This post is part of a series that revisits some of our readers’ favorite articles from the past that still contain awesome and relevant information that you might find useful. This post was originally published on April 14th, 2011.
Mac OS X has a very high standard of interface design, more so than most other operating systems. This is thanks to designers to work extremely hard to make your software work the way you want it to. They may spend hours perfecting a single icon that you will use once and ignore – but it’s worth it.
Dmitry Novikov is a Russian designer who works for MacPaw, the software company that has brought you beautiful apps such as MacHider, Ensoul, and a personal favourite of mine that I couldn’t live without, CleanMyMac. Today, we’ll be talking to him about his processes, design decisions, and much more.
The role of the interface designer is not one that should be taken lightly – Without a great interface, chances are that you wouldn’t be using the apps you currently are. If the Safari address bar was hot pink and created in MS Paint, would you still use it? Probably not.
Luckily, it isn’t, and you can use your Mac in pleasure, thanks to countless UI designers working tirelessly to perfect their application designs.
There are numerous wonderful mail clients for Mac OS X, and everybody has their own preference, for whatever reason. However, I think you’d be hard-pressed to find anybody who doesn’t marvel at the Sparrow interface – It really is something else.
Today, we’ll be chatting to Sparrow’s designer, Jean-Marc Denis, about his work, inspirations, and the interface design scene.
So often, we marvel at the quality of interface design on OS X – the clean, simple layouts, and how you know exactly how to use an app when you first use it. But do you ever stop and think about why this is?
It doesn’t just happen by accident. There are UI designers working tirelessly to make an app look and feel absolutely perfect.
Chris Downer is the UI designer for Realmac Software, the company behind such OS X greats as LittleSnapper, Courier and Rapidweaver. Today, we’ll be talking to Chris about his methods, inspiration and much more.
In this Quick Look, we’re highlighting Raskin. The developer describes Raskin as a desktop user interface Inspired by Jef Raskin which shows you all the stuff on your computer on one single surface. And – with its intuitive zoom and pan navigation – Raskin lets you view, arrange and open documents with ease. In minutes you’ll discover the simplicity and intelligence of our desktop alternative. Raskin has been optimized to run on Mac OS X Snow Leopard.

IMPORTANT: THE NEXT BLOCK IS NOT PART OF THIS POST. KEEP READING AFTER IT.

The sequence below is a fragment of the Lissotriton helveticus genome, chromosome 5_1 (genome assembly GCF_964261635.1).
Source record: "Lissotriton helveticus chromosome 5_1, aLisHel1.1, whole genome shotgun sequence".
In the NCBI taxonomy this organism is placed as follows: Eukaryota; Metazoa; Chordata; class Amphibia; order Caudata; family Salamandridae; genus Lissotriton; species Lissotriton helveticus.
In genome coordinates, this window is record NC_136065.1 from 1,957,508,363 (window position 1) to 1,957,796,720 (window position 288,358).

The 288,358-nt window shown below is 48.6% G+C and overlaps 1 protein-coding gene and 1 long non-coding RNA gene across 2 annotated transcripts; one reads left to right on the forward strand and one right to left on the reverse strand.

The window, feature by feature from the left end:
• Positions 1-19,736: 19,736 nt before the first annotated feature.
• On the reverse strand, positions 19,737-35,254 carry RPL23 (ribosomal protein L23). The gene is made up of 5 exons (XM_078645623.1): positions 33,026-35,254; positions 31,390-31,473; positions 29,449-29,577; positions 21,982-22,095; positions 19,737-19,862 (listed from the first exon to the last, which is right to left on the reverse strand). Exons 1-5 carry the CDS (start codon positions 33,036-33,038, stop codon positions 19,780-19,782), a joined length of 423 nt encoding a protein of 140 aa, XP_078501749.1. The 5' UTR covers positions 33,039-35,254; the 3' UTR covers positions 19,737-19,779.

Read on for more information and screenshots!
Mac applications are known for their superb design, and in the past few years UI designers have really embraced this trend by creating some really remarkable interfaces. They embrace realism, ooze texture, and generally make you stop and stare.
Today we’ll look at 30 pieces of Mac software that really push the limit of great interface design. First we’ll say what the app does, then provide a screenshot followed by a brief statement about what I really love about the interface.
Let’s get started – prepare to be dazzled!
That little green ‘zoom’ button at the top of windows in Mac OS X has always puzzled me; it almost never seems to do what I want it to, and so I generally leave it alone. There are, however, some great applications out there which strive to make window management quick, easy and predictable.
One such app is Cinch from Irradiated Software which lets you instantly position and adjust the size of any window with a drag of the mouse. This review will have a look at what Cinch has to offer, as well as some other great apps.
We’ll also be showing you a quick video demonstration of just how Cinch works!
The iPhone is a wonderfully designed device, sporting sleek curves and oozing minimalism. Fortunately, the great design doesn’t need to stop there. Ever since the App Store went live, we’ve seen some incredibly attractive software released for the platform.
Whether you’re looking for a robotic unit converter, a realistic app for reading novels, or a intuitive Twitter client – this roundup has something for you. Each application puts design first, offering a fantastic user experience.